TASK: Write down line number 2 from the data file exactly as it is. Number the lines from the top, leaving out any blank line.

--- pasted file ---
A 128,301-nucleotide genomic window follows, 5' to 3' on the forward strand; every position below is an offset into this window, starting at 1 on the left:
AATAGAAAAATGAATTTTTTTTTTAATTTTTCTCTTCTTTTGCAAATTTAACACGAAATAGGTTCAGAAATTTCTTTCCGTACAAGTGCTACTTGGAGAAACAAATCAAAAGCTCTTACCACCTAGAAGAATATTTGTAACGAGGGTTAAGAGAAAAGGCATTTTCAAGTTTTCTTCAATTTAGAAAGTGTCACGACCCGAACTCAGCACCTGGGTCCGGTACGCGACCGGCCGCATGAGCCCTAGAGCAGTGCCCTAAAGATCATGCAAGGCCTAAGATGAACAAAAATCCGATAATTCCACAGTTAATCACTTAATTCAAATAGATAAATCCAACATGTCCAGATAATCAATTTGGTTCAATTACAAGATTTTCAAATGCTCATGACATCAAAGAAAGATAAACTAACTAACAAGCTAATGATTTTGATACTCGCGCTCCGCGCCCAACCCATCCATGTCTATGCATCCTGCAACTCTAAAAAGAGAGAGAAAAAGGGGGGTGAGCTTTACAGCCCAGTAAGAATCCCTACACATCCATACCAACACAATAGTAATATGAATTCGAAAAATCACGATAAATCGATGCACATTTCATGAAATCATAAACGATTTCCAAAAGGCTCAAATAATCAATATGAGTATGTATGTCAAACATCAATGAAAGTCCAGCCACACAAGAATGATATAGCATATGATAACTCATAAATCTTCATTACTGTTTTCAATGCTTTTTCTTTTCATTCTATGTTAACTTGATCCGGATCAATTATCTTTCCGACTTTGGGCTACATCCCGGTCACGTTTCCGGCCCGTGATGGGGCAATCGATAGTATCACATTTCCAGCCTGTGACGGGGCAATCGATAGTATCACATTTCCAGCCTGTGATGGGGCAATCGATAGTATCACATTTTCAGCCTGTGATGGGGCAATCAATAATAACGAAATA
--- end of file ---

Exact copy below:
AATAGAAAAATGAATTTTTTTTTTAATTTTTCTCTTCTTTTGCAAATTTAACACGAAATAGGTTCAGAAATTTCTTTCCGTACAAGTGCTACTTGGAGAAACAAATCAAAAGCTCTTACCACCTAGAAGAATATTTGTAACGAGGGTTAAGAGAAAAGGCATTTTCAAGTTTTCTTCAATTTAGAAAGTGTCACGACCCGAACTCAGCACCTGGGTCCGGTACGCGACCGGCCGCATGAGCCCTAGAGCAGTGCCCTAAAGATCATGCAAGGCCTAAGATGAACAAAAATCCGATAATTCCACAGTTAATCACTTAATTCAAATAGATAAATCCAACATGTCCAGATAATCAATTTGGTTCAATTACAAGATTTTCAAATGCTCATGACATCAAAGAAAGATAAACTAACTAACAAGCTAATGATTTTGATACTCGCGCTCCGCGCCCAACCCATCCATGTCTATGCATCCTGCAACTCTAAAAAGAGAGAGAAAAAGGGGGGTGAGCTTTACAGCCCAGTAAGAATCCCTACACATCCATACCAACACAATAGTAATATGAATTCGAAAAATCACGATAAATCGATGCACATTTCATGAAATCATAAACGATTTCCAAAAGGCTCAAATAATCAATATGAGTATGTATGTCAAACATCAATGAAAGTCCAGCCACACAAGAATGATATAGCATATGATAACTCATAAATCTTCATTACTGTTTTCAATGCTTTTTCTTTTCATTCTATGTTAACTTGATCCGGATCAATTATCTTTCCGACTTTGGGCTACATCCCGGTCACGTTTCCGGCCCGTGATGGGGCAATCGATAGTATCACATTTCCAGCCTGTGACGGGGCAATCGATAGTATCACATTTCCAGCCTGTGATGGGGCAATCGATAGTATCACATTTTCAGCCTGTGATGGGGCAATCAATAATAACGAAATA